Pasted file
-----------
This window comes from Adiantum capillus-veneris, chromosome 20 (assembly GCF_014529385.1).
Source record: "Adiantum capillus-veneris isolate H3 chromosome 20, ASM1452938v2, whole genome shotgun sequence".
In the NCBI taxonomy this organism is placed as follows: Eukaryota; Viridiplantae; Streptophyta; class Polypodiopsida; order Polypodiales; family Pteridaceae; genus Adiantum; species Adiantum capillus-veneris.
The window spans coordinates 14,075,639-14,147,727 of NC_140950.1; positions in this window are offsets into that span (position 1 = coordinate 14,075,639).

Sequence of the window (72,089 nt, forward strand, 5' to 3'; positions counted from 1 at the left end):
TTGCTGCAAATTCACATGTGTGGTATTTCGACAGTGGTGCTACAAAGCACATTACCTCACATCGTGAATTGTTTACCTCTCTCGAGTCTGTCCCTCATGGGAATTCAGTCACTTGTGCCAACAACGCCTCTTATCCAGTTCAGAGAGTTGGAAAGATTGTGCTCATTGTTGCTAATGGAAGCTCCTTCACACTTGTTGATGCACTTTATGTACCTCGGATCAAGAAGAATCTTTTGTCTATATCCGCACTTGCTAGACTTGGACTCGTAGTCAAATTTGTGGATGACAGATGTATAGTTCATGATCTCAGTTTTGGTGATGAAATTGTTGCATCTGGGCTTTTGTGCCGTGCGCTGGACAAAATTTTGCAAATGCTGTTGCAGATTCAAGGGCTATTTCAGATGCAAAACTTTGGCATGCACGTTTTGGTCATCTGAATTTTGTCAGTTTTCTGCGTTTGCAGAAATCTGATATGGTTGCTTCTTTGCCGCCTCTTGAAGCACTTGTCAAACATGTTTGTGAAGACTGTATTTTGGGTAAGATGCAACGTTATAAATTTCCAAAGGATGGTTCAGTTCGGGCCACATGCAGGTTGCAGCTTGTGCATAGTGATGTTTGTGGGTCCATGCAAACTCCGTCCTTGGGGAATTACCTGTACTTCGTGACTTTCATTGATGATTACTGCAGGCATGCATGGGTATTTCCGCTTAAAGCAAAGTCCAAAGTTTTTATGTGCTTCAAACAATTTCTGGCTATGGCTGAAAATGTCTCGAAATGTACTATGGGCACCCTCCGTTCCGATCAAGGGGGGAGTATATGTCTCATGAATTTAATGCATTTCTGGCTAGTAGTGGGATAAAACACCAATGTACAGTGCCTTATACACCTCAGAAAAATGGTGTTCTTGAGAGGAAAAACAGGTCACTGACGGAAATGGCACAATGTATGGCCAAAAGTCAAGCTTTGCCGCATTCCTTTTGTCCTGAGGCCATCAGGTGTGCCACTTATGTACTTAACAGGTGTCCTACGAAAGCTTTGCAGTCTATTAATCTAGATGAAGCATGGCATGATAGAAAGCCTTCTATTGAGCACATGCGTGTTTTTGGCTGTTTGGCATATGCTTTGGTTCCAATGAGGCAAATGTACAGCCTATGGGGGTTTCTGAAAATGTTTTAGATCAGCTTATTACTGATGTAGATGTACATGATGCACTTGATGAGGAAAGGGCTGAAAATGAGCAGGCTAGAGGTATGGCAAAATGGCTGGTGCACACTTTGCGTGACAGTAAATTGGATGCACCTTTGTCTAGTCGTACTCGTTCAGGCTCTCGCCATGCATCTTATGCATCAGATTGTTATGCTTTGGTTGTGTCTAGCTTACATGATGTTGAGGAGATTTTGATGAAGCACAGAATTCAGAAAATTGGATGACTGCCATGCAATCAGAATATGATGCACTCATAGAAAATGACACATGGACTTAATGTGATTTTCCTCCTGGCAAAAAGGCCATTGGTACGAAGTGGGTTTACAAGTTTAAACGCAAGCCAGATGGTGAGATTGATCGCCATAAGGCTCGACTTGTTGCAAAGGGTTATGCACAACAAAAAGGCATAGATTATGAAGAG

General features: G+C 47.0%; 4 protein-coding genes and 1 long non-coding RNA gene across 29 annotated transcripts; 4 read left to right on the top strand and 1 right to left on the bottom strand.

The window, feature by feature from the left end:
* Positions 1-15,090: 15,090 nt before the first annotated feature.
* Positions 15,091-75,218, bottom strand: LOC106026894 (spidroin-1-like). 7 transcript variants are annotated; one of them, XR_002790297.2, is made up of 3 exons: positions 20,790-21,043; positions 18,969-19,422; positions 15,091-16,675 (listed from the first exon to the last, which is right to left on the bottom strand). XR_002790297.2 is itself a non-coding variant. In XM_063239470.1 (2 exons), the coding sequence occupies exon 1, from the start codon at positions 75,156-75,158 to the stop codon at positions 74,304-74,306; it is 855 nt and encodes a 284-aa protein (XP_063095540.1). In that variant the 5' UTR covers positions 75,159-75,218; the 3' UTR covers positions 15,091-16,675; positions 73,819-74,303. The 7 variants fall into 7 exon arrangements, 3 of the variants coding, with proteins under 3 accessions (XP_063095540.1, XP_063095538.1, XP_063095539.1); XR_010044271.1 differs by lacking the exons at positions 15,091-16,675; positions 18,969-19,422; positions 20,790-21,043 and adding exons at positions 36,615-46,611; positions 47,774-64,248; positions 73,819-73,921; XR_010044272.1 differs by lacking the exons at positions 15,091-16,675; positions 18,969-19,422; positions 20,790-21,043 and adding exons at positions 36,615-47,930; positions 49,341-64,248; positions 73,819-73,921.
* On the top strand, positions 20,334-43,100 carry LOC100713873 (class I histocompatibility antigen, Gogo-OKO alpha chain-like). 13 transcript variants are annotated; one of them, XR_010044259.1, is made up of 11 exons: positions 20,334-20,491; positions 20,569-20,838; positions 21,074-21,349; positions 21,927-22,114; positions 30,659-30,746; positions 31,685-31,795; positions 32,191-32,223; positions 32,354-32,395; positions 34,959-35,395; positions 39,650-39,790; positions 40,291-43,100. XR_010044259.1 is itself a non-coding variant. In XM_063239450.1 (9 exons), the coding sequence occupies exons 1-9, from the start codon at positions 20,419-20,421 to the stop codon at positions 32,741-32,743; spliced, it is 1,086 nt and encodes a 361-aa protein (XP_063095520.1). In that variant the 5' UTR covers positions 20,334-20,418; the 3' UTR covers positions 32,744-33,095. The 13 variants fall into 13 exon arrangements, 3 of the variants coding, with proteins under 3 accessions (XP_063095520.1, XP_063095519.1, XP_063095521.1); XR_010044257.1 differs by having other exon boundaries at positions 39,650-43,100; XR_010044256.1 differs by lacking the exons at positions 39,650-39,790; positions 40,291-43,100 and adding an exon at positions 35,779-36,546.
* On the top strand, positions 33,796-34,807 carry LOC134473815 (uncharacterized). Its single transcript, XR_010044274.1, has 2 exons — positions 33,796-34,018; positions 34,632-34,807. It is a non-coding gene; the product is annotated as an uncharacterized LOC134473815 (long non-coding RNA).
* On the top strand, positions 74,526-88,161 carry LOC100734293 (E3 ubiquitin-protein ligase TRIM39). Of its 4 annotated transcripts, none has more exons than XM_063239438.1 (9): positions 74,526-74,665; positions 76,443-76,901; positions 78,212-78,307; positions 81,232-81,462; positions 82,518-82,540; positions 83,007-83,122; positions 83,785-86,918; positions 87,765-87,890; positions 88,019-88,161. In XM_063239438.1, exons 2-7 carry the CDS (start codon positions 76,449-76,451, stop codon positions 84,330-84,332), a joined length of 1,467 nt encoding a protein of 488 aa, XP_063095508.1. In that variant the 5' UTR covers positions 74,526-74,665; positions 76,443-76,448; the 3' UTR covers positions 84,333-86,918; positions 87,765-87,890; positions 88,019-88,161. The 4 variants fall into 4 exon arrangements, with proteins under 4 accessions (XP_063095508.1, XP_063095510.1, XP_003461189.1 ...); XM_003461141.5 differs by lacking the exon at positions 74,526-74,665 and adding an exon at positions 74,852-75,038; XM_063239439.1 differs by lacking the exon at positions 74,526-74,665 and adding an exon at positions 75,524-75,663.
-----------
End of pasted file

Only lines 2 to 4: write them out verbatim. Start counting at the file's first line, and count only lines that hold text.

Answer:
Source record: "Adiantum capillus-veneris isolate H3 chromosome 20, ASM1452938v2, whole genome shotgun sequence".
In the NCBI taxonomy this organism is placed as follows: Eukaryota; Viridiplantae; Streptophyta; class Polypodiopsida; order Polypodiales; family Pteridaceae; genus Adiantum; species Adiantum capillus-veneris.
The window spans coordinates 14,075,639-14,147,727 of NC_140950.1; positions in this window are offsets into that span (position 1 = coordinate 14,075,639).